I agree completely that RIAA probably should have taken advantage of the new technology and begun an internal effort to change the way it did business. In fact, it may have made the effort without any fanfare to study what it needed to do. But elephants don't always move quickly. What I don't understand is how people mount crusades to try to change organizations where they have no direct interest when said organizations are operating within the law. It is an enormous ego which says, "I don't like the way Xyz Corporation is doing business, so I will work for its destruction if it doesn't change the way I think it should."

    Criticize all you wish. Post a million diatribes. But don't expect to throw rocks and not get some of them thrown back. I see this phenomenon all the time. Critics seem genuinely astonished that the object of their scorn either ignores them or fires back. It is this naïvité which intrigues me. That is what, temporarily for now, intrigues me about this site and its "regular" posters and owners.

     

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  10.  
    identicon
    whosywhatsit, Jan 8th, 2008 @ 6:36am

    Critics throwing rocks as a public service

    Well said, Scorpiaux! Someone I care about has a critic's outlook, as though it's doing a public service to rant about ruining a corporation or individual who behaves in a disagreeable manner. Instead it serves primarily to pollute the air.

     

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  11.  
    identicon
    Overcast, Jan 8th, 2008 @ 6:55am

    Huh?

    A company selling an item and then taking people to court because it thinks it still owns the product it sold????

    NEVER!

     

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  12.  
    identicon
    James, Jan 8th, 2008 @ 8:09am

    Idiots

    The RIAA and its member companies are morons. They assumed they could close their eyes, hide in the corner and the whole issue would just go away.

    The idea that they consider customers theives or "might" sue them for making personal copies of a legally purchased CD would most likely not be news if not the internet and the MP3 music format.

    They seriously need to get their head out of the sand (although recent news suggests that might be happening). None of this is new, the internet isn't new, the MP3 format isn't new, nor are the MP3 players.

    The record companies in fact faught aggressively to block the Diamond Rio, the forebearer (if not the first) MP3 player. They knew THEN the possibility of what could be.

    They knew the internet existed and I'm quite sure some bright person (if they have any) could imagine a future with an open digital music format, ubiquitous cheap players and a connected internet. For them I bet it was like being told they had terminal cancer. Cry, laugh, cry more.

    That was 13+ years ago. Elephants don't always move quickly, but I'd venture their smarter than the idiots at the record companies.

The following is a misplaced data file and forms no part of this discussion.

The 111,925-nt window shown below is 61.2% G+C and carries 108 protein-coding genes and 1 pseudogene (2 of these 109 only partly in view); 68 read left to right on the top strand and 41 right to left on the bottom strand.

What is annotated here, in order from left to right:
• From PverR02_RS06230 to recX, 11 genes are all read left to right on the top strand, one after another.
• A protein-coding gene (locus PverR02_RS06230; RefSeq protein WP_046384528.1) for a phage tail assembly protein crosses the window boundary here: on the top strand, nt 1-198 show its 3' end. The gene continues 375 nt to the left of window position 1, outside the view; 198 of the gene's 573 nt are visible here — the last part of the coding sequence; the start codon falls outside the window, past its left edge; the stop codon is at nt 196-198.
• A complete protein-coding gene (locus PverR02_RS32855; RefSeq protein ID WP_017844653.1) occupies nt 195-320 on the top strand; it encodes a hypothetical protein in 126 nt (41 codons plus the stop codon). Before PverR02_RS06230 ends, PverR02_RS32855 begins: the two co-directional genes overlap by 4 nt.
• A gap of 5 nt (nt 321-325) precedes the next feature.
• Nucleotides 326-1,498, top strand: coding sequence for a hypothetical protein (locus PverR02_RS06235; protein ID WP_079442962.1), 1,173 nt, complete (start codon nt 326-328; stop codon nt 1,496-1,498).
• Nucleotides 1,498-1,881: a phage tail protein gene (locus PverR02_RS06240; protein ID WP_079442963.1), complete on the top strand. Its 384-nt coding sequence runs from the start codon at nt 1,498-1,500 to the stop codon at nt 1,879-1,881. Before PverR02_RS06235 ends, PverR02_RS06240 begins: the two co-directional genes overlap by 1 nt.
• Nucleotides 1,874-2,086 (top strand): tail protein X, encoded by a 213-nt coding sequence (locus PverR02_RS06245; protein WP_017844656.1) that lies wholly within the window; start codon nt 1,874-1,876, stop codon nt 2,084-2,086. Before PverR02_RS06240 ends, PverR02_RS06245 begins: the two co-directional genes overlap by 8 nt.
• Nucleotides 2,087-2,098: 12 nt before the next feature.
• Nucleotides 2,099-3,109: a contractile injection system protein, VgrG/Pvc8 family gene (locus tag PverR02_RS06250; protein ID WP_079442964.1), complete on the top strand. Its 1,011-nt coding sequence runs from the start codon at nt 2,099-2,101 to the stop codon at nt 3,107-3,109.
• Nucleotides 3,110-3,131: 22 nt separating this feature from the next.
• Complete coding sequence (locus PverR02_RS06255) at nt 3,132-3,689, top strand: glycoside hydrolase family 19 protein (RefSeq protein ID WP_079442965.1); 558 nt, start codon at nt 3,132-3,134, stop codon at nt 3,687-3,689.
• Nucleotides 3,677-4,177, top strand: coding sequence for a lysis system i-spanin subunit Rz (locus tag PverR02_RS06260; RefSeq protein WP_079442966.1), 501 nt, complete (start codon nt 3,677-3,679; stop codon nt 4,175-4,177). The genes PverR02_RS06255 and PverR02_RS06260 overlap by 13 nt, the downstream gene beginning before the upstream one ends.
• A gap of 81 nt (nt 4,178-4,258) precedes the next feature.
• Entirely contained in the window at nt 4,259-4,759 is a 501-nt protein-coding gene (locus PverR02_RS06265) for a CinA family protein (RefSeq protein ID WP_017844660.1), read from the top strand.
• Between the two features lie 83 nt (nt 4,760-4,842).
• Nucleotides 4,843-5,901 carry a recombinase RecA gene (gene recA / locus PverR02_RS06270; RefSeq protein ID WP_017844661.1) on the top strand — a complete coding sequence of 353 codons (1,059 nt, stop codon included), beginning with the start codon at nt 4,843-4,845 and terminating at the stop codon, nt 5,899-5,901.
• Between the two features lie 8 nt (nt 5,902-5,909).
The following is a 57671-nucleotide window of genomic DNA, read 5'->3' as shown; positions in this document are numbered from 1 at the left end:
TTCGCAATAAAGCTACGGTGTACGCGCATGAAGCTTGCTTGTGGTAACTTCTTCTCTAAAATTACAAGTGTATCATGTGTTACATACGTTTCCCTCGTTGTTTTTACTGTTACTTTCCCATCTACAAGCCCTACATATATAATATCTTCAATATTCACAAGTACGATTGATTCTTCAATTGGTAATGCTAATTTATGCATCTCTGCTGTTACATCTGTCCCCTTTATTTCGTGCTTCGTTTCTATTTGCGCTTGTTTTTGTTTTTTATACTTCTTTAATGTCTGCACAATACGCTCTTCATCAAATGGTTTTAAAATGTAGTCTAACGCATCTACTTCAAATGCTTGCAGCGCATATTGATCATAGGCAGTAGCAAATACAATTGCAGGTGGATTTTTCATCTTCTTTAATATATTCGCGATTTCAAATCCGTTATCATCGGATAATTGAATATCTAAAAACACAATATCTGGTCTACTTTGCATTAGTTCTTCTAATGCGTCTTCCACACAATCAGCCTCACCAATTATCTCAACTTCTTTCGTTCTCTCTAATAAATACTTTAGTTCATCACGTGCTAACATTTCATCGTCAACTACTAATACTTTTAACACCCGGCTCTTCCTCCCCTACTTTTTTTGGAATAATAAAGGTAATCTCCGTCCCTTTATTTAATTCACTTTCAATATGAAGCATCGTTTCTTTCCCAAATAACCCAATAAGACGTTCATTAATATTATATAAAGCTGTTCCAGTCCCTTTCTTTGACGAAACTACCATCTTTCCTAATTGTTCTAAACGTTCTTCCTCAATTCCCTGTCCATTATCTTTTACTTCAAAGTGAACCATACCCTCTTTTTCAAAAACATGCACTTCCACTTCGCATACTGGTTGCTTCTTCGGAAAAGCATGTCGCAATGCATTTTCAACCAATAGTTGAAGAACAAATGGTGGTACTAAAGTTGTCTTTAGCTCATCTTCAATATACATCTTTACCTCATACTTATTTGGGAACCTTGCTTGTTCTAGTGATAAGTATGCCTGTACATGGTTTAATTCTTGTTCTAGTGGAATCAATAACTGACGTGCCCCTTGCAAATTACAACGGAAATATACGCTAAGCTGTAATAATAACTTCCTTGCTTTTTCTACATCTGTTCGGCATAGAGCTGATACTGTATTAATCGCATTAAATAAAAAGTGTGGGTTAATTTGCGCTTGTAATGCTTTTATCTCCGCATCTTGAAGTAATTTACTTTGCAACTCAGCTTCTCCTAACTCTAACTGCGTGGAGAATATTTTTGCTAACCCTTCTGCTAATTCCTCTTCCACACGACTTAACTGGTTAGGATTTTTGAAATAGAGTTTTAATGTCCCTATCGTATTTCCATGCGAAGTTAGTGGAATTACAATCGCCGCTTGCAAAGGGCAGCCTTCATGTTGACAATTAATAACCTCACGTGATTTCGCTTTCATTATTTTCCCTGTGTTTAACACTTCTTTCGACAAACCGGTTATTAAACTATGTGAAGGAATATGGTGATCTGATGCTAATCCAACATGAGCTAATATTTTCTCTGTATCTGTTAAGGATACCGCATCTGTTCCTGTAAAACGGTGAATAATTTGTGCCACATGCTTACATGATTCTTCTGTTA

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  13.  
    identicon
    Anonymous Coward, Jan 8th, 2008 @ 8:45am

    Re: Re: re Scorpiaux

    Assuming that you are referring to me, I am neither. RIAA hasn't the slightest idea who I am. I don't flatter myself with such notions.

    Maybe, maybe not. Considering all the lying done on another thread under the "Scorpiaux" name I don't place any stock in any thing you say. You've certainly been sounding like some kind of industry troll. Barring any evidence to the contrary, that's good enough for me.

     

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  14.  
    identicon
    sylvester, Jan 8th, 2008 @ 11:57am

    ...er, only it didn't make a mistake in the first article. I don't see where the RIAA said CD ripping is legal. I see lots of blather but no " go ahead and rip CDs, its legal."

    I think TechDirt is a little to eager to give the RIAA the benefit of the doubt, one they haven't earned.

     

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  15.  
    icon
    Mike (profile), Jan 8th, 2008 @ 2:02pm

    Re:

    What a straw man!!!

    I think you need to learn what "straw man" means.

    The Washington Post and the RIAA are not colluding on the case in question.

    What did I say that implied they did?

    And it is sheer fantasy to conclude that the RIAA has been chastised because it has been hoping for some judge somewhere to rule that the personal copying of CDs for any reason is copyright infringement.

    I'm not sure what you're saying here, but it doesn't seem to be in response to anything I wrote. First of all, the RIAA is NOT hoping for a judge to rule that personal copying of CDs is infringement. That's what this whole post is about. Second, I wasn't saying that the RIAA was "chastised." I said they now know what would happen if they actually did try to do that. That's a factual statement, because the press actually did say that, and they saw the reaction -- which was that a lot of people (not at Techdirt, mind you, because we pointed out that the story was wrong) got very very angry.